If He determines that, doesn’t He cause it to happen, they ask.  

Some try to answer that thorny question by turning to the prescient (“pre” science/knowledge) view of God’s knowledge and determining power, which says God’s actions are based on Him looking down through a history that hasn’t occurred yet and responding to what He sees.

While very popular with some believers, that position drags a large, nasty elephant into the room: it has God learning something. And that’s a mistake because God is omniscient and never learns anything.

We shouldn’t fall into the error of thinking that God’s foreknowledge means He’s a really good guesser or learns about events and then reactively works with them, but it’s instead what you find Peter saying in the book of Acts when he references God’s plan of the cross: “Men of Israel, listen to these words: Jesus the Nazarene, a man attested to you by God with miracles and wonders and signs which God performed through Him in your midst, just as you yourselves know — this Man, delivered over by the predetermined plan and foreknowledge of God, you nailed to a cross by the hands of godless men and put Him to death” (Acts 2:22–23, my emphasis).

Did God learn about the cross by looking at future free will acts ahead of time or did He instead predetermine that it would happen? I’m sure you know the answer to that.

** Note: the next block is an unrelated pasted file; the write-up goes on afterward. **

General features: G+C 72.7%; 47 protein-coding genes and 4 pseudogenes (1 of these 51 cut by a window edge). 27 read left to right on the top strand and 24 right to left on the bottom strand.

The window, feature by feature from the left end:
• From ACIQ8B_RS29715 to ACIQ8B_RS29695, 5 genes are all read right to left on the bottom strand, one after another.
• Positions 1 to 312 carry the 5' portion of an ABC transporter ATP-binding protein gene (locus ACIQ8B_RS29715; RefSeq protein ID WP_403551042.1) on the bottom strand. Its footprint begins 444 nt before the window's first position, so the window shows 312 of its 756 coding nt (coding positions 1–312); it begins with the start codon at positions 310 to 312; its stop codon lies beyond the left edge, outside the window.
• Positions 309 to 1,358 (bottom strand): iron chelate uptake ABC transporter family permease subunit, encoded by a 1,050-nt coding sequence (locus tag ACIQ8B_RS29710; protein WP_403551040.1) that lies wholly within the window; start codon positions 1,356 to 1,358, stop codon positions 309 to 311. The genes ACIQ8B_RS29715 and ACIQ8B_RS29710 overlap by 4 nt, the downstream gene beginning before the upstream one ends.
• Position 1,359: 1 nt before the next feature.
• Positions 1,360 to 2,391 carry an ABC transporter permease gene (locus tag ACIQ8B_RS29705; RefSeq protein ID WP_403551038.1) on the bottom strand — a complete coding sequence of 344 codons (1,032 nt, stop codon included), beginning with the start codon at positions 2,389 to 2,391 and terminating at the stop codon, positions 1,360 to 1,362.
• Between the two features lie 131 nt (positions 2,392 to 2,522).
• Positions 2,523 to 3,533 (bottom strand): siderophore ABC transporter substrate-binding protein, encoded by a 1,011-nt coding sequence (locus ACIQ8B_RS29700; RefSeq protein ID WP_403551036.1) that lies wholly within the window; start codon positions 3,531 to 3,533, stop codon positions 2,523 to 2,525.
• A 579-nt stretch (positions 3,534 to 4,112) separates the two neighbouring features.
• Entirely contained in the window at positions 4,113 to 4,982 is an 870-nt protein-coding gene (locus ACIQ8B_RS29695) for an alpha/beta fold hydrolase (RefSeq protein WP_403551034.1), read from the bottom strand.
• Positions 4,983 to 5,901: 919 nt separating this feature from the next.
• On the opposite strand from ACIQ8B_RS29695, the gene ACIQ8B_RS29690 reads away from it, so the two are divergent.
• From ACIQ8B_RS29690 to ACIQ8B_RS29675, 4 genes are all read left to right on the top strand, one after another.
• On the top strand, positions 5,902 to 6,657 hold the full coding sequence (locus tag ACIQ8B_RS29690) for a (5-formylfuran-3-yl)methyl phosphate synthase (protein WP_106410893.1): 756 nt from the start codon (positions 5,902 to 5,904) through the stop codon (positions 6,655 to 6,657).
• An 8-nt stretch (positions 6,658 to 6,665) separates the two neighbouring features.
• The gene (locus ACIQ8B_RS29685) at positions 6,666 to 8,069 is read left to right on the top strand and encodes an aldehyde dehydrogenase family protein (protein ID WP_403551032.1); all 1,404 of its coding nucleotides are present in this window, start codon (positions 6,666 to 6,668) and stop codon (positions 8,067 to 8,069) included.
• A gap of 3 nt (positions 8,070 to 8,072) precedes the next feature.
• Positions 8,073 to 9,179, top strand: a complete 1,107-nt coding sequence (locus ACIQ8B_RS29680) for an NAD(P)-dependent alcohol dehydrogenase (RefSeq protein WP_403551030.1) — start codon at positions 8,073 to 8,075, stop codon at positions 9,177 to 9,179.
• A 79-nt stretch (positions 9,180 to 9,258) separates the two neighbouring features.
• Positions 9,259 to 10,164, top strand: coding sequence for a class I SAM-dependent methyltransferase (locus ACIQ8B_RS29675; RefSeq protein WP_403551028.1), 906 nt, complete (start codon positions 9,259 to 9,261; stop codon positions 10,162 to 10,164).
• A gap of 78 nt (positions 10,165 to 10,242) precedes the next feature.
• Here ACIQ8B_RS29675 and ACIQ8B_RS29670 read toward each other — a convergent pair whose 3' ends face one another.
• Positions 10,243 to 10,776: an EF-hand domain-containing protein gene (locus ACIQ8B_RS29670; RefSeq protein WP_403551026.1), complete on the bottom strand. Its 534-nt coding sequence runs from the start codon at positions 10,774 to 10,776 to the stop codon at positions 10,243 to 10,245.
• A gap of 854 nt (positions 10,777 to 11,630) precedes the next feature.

In his excellent book on predestination, Loraine Boettner writes: “Foreknowledge must not be confused with foreordination. Foreknowledge presupposes foreordination but is not itself foreordination. The actions of free agents do not take place because they are foreseen, but they are foreseen because they are certain to take place … God foreknows only because He has pre-determined. His foreknowledge is but a transcript of His will as to what shall come to pass in the future, and the course which the world takes under His providential control is but the execution of His all-embracing plan.”

So, returning to Revelation 6 and the death of a predetermined number of believers, what are we to think? Answer: the exact same thing as we should think about the death of Christ and how Peter describes it in Acts.

God predetermined it, but as Boettner writes, “His decree does not produce the event, but only renders its occurrence certain, and the same decree which determines the certainty of the action at the same time determines the freedom of the agent in the act.”